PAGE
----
It’s true, Daniel Radcliffe is a funny guy.
He may have catapulted to stardom as a wand waver but more and more it feels like his talents lie in comedy, especially the quirky kind.
Whether it’s playing the dog walker in the fake movie-within-a-movie in Trainwreck, as the rom-lead opposite Zoe Kazan in What If? or as Manny the flatulent corpse in Swiss Army Man (my personal favourite performance of The Boy Who Lived), Radcliffe has great comedic timing.
Maybe it’s his suuuuuper awkward British haplessness — it just works.
Which is why it’s so nice to see him on screen in a regular TV role in Miracle Workers — wait until you see how excited how he gets about a lost glove. Total joy.
(Stan — Tuesday, February 12)
In any movie, TV show or book, casting a love spell is always discouraged — you can’t meddle with the affairs of the heart, it tends to end badly.
While not “magical” per se, Miracle Workers is about a couple of low-level employees (Daniel Radcliffe and Geraldine Viswanathan) in the heavily bureaucratic heaven department of “Prayers Answered”.
They strike a deal with a disengaged God (Steve Buscemi) whereby if they can make a couple of introverted humans fall for each other, he won’t destroy the world. How hard could it be, right? Right?!
This offbeat series was created by Simon Rich, adapted from a book he’d written some years earlier. Rich is best known for being one the youngest people to join Saturday Night Live and his former boss Lorne Michaels is a producer on Miracle Workers.
THE UMBRELLA ACADEMY
(Netflix — Friday, February 11 from 7pm AEDT)
Take seven kids with superpowers born in mysterious circumstances, and place them with a cold billionaire adopted father and it’s no wonder a bunch of messed up adults with emotional issues are spat out at the other end.
Based on the comic books co-created by Gerard Way, the former frontman for My Chemical Romance, The Umbrella Academy is a splashy Netflix production with a big budget, a kind of gothic version of X-Men.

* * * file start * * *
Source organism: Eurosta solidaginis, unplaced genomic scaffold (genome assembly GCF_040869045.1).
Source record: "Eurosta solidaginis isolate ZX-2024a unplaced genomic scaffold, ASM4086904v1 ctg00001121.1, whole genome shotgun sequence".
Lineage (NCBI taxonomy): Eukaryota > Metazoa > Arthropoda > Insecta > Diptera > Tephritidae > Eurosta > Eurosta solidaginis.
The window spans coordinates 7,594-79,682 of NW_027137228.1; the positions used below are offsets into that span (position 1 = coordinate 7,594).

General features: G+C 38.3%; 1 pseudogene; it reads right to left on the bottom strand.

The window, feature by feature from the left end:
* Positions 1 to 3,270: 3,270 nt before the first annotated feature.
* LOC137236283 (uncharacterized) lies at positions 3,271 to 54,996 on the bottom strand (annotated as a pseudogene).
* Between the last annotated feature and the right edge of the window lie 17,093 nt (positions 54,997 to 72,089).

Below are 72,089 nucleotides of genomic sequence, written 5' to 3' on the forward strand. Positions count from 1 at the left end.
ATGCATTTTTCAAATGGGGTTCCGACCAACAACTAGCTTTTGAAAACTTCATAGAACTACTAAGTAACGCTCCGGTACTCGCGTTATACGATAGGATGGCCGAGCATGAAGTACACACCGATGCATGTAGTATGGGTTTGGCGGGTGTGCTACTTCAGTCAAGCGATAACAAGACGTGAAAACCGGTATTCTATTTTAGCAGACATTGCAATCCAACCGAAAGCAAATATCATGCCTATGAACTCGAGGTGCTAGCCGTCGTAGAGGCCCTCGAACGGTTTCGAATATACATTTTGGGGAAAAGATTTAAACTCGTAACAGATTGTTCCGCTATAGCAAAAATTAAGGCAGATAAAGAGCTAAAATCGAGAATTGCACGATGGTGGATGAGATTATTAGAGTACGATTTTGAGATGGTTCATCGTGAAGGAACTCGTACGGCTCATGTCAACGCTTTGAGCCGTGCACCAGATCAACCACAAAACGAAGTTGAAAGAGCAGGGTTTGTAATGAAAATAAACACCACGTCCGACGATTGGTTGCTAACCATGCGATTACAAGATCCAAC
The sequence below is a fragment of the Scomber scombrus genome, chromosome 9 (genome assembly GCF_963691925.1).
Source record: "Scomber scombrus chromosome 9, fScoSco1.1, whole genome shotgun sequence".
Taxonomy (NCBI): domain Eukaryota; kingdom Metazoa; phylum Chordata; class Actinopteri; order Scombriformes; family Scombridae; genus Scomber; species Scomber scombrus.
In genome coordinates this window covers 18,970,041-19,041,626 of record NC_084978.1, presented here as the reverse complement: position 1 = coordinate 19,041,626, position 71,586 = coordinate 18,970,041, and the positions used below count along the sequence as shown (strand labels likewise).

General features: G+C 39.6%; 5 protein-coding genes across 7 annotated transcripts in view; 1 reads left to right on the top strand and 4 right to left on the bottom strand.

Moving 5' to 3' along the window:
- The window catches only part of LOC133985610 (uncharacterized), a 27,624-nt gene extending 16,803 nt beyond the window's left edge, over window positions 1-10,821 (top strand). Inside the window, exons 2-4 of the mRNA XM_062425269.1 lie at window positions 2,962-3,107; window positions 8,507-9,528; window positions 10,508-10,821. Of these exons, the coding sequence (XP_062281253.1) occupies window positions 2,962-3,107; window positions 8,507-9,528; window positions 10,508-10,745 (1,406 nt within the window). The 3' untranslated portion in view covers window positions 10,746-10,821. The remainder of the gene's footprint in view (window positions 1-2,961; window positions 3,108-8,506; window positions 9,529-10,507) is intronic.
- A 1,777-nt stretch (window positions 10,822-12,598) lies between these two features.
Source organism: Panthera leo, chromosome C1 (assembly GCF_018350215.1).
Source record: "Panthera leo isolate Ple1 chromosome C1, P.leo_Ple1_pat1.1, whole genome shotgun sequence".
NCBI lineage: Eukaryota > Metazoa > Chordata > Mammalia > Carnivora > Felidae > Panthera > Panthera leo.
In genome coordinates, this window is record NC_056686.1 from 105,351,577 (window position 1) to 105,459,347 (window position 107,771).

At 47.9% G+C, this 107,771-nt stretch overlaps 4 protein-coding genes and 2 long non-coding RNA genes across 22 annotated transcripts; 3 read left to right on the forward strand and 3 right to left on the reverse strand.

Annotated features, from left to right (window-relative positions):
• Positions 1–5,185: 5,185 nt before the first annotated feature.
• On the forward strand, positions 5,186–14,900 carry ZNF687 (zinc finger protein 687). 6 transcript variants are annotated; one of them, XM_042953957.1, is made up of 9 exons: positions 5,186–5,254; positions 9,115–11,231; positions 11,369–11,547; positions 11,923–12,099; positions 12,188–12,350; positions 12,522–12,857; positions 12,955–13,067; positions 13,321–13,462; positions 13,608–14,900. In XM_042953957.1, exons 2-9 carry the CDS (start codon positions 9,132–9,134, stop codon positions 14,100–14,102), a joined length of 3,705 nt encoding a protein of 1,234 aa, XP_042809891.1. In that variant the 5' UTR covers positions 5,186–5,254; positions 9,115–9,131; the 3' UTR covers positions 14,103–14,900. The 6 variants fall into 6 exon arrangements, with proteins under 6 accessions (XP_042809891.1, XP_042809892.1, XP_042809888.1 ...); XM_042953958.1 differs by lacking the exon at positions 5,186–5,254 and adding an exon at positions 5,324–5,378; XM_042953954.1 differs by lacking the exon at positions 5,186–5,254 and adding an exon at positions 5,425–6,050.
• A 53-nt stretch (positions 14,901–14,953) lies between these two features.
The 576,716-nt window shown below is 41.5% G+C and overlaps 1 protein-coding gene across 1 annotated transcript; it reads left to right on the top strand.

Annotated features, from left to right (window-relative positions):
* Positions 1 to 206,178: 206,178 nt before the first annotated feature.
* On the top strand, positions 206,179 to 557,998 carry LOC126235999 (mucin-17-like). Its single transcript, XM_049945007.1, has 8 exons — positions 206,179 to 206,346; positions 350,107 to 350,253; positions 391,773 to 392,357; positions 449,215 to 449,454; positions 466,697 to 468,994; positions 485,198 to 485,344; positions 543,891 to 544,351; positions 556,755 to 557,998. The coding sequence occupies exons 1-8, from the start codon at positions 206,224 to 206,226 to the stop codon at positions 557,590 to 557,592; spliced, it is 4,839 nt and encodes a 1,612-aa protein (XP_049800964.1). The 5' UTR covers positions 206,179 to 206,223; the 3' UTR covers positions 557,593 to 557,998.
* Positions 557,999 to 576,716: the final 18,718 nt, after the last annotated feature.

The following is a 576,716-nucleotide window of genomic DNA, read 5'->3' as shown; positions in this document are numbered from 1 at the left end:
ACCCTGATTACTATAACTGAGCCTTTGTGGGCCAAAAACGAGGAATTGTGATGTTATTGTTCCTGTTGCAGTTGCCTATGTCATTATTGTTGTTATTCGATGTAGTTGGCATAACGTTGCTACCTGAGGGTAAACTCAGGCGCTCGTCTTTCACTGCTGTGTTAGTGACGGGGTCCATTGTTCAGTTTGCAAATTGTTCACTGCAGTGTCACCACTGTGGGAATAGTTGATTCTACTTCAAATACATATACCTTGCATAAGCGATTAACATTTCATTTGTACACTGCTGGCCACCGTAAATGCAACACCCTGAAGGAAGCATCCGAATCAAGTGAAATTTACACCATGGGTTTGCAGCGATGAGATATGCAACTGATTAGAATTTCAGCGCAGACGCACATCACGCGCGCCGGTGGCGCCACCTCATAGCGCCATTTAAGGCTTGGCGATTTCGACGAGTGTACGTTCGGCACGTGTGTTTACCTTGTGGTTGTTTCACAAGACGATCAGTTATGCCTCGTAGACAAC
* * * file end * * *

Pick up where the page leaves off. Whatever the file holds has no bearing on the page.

After falling out as teens, the now 30-year-olds reteam when their father dies, seemingly from a heart attack, and they have to save the world from an impending apocalypse.
Starring Ellen Page, Tom Hopper, Mary J. Blige and Colm Feore, The Umbrella Academy joins a bulging pantheon of superhero comic book movies and series, but it’s got emotional resonance and a killer soundtrack.
(Netflix — Thursday, February 14 from 7pm AEDT)
There’s something perverse about Netflix dropping Dirty John on Valentine’s Day because it is not a romance — it’s the opposite.
Based on the popular true crime podcast, the series stars Connie Britton as successful divorcee Debra Newell who thinks she’s finally found a good man when she meets John (Eric Bana) online.
John is a doctor, he’s kind and easygoing and he asks all the right questions on their first date. The relationship moves quickly, despite her adult kids’ strong objections. John isn’t who he says is and this charming conman becomes Debra’s worst nightmare.
Dirty John is a seductive miniseries with a shocking ending but it also has a TV movie vibe — everything is just a bit extra. What it does have going for it is Britton’s great performance.
2 DOPE QUEENS
(Fox Showcase and Foxtel Now — Sunday, February 17 at 7.30pm)
Have you heard that oh-so-funny joke? The one about how women are not funny?
Not that it needs to be debunked, but if some regressive organism was chucking a tantrum and shouting, “Well, prove that women are funny!”, you could point at 2 Dope Queens and draw a line under it.
Comedians Jessica Williams and Phoebe Robinson met by chance in 2014 before starting their own podcast (also called 2 Dope Queens) which featured guests from diverse backgrounds or sexual orientations, giving a voice to people who don’t often have the same opportunities.
Now the pair are on the second season of their HBO comedy special with guests including Lupita Nyong’o and Keegan Michael Key, chatting everything from fashion to sex playlists.
MAGICAL LAND OF OZ
(ABC and iview — Sundays at 7.40pm)
Yeah, yeah, we have spiders and snakes that can kill you but what about all the other creatures in our ecosystem, the ones that Americans don’t mistakenly add “bear” to the end of?
Last night, the ABC aired its first original natural history series in almost two decades and the Magical Land of Oz is a tour de force celebration of Australia’s natural landscape and the animals that call it home.
Spanning the entire continent, from snowy peaks to the depths of our three surrounding oceans, the series takes you on a journey narrated by Barry Humphries as the cameras frolic with colourful, cute and unique creatures you can only find here.
There are three episodes in the series — the first aired last night and is available on iview now with the remainder to play out on Sunday nights.